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I have two matrices, one contains data about samples collected (each row represents a sample and the columns different pieces of information for that sample eg. longitude and latitude where it was collected) and the other contains particular points of interest (one column contains latitude and the other longitude with each row being a point of interest).

For example points of interest may be:

[-64.7664, -64.2296, -64.4314, -64.4869, -64.400, -64.4000;

117.3117, 127.9522, 127.9867, 128.10270, 127.13330, 127.13330]

where column one represents latitude and column 2 represents longitude.

where as the sample data will look something like:

c1 c2 c3 c4 c5 c6 c7 c8 c9

0 , 3 , 6, 4 , -74.21, 103, 4

1 , nan , 4 , 6, -70.1,101,8

3 , 0, 5 , 3 , -64.7664,117.3117,5

2 , 4, 12 , nan , -62.1,120,nan

19, 5 , 16 , 1 , -64.400,127.1333,16

Data continues for another 29 columns. In this example, row three and 5 would be needed to be made into a new matrix

I need to find which samples are at these particular interest points (so the longitude and latitude of the sample is the same as one of the rows of the data containing the particular points of interest).

How do I go about finding which samples (rows) were collected at the points of interest and then create a new matrix containing only the information of the samples found at the points of interest?

Thank you

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Some example would be useful. – Marcin Feb 4 '14 at 6:17
can you show us some of your matices and your expected result in code? – McMa Feb 4 '14 at 9:14
an example has been added thank you – user2877623 Feb 4 '14 at 9:33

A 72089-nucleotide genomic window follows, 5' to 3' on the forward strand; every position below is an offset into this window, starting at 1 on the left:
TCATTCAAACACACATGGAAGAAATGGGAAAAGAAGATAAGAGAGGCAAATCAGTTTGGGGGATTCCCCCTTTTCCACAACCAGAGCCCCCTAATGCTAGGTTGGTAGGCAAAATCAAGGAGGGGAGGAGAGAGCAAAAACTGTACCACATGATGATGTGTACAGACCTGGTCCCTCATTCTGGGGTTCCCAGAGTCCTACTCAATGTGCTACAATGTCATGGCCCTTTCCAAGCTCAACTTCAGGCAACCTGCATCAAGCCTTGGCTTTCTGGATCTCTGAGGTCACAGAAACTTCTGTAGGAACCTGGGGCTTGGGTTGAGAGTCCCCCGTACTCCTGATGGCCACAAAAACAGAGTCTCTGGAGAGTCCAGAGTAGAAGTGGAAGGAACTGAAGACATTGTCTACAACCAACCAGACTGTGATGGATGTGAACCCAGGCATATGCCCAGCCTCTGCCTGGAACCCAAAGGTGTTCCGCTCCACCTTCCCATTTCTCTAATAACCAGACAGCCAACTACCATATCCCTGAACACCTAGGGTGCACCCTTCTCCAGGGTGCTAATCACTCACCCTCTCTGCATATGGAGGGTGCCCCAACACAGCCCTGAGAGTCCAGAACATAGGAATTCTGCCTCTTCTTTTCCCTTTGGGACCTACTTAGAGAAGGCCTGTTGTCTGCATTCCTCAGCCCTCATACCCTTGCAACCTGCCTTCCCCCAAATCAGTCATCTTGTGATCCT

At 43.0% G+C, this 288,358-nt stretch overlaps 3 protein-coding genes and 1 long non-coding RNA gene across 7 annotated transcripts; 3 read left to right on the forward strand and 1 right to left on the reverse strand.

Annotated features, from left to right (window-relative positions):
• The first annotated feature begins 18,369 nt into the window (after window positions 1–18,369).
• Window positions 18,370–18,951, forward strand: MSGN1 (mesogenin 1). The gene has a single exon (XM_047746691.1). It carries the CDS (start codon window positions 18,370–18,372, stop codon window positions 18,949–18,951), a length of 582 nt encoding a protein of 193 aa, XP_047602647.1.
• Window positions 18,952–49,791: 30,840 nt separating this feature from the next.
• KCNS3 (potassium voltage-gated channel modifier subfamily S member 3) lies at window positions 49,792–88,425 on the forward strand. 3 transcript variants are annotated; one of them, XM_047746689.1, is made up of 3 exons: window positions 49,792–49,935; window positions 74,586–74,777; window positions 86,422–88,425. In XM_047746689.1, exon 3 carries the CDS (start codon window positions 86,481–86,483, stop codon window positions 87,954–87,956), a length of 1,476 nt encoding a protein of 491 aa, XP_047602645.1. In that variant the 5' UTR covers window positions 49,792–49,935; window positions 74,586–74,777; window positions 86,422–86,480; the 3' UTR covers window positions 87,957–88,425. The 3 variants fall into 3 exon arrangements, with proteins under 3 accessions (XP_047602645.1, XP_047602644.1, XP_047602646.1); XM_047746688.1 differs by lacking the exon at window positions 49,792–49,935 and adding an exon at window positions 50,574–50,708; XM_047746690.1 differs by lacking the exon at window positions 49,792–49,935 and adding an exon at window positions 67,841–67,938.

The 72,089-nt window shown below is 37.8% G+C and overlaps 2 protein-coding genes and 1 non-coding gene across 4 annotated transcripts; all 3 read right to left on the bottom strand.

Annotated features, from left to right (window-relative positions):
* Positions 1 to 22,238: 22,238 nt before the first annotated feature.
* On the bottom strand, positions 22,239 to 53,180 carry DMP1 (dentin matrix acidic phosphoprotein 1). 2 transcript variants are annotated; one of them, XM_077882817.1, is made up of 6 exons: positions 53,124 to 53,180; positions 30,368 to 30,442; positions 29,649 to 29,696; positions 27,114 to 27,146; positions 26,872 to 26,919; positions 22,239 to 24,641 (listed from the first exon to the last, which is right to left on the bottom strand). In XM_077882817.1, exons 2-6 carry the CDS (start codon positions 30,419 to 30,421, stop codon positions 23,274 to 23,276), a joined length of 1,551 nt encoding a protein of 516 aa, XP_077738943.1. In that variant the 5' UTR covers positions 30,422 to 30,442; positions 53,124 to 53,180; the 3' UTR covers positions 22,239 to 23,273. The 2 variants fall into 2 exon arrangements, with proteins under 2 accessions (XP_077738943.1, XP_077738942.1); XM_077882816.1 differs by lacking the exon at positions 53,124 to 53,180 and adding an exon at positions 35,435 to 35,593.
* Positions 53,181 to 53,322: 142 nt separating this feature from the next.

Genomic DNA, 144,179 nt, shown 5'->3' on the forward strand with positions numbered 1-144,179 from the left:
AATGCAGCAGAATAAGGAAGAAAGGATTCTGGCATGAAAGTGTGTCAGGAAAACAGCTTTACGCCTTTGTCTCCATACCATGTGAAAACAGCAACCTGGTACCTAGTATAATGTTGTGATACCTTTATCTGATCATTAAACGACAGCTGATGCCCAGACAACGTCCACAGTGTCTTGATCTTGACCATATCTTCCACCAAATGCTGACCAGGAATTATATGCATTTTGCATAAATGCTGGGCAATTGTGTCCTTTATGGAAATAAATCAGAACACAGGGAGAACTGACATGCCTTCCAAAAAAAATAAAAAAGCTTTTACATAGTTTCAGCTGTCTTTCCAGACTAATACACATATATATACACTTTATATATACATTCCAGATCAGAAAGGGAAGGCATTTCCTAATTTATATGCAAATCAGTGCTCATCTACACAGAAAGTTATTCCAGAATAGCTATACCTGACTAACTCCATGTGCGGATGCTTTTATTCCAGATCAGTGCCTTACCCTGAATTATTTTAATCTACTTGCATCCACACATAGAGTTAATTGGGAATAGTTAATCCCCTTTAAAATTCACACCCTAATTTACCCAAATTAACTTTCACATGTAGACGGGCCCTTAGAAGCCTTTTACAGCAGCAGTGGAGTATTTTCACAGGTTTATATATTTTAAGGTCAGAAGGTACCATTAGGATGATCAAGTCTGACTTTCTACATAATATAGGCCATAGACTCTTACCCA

1 Answer 1

You can use intersect like in this example

a = [1 2; 3 4; 5 5];
b = [3 4; 5 5; 2 1];

[c,ia,ib] = intersect(a,b,'rows')

where the vectors ia contains the common indexes for a and ib the common indexes in b.

share|improve this answer
I had already tried this but it doesn't work. My assumption as to why it doesn't work is because the points of interest matrix only has two columns while the other matrix has 38 with longitude and latitude being the 6th and 7th row. I don't know if that is in fact why, that is just an assumption. – user2877623 Feb 4 '14 at 9:04
You can choose the column of interest, for instance a(:,[1 2]) and b(:,[25 32]) – macduf Feb 4 '14 at 9:29
Thanks I also tried that but it doesn't work..... – user2877623 Feb 4 '14 at 9:38
intersect is the way to go. But probably there is a mixup between columns and rows in your example and description of the data. – macduf Feb 4 '14 at 9:46
The column and rows are in the right place, I did figure out the problem though. The problem is that some samples have the exact same longitude and latitude as another sample and this only tells me the row of one of the samples of that longitude and latitude, not the several that share the same location – user2877623 Feb 4 '14 at 10:18

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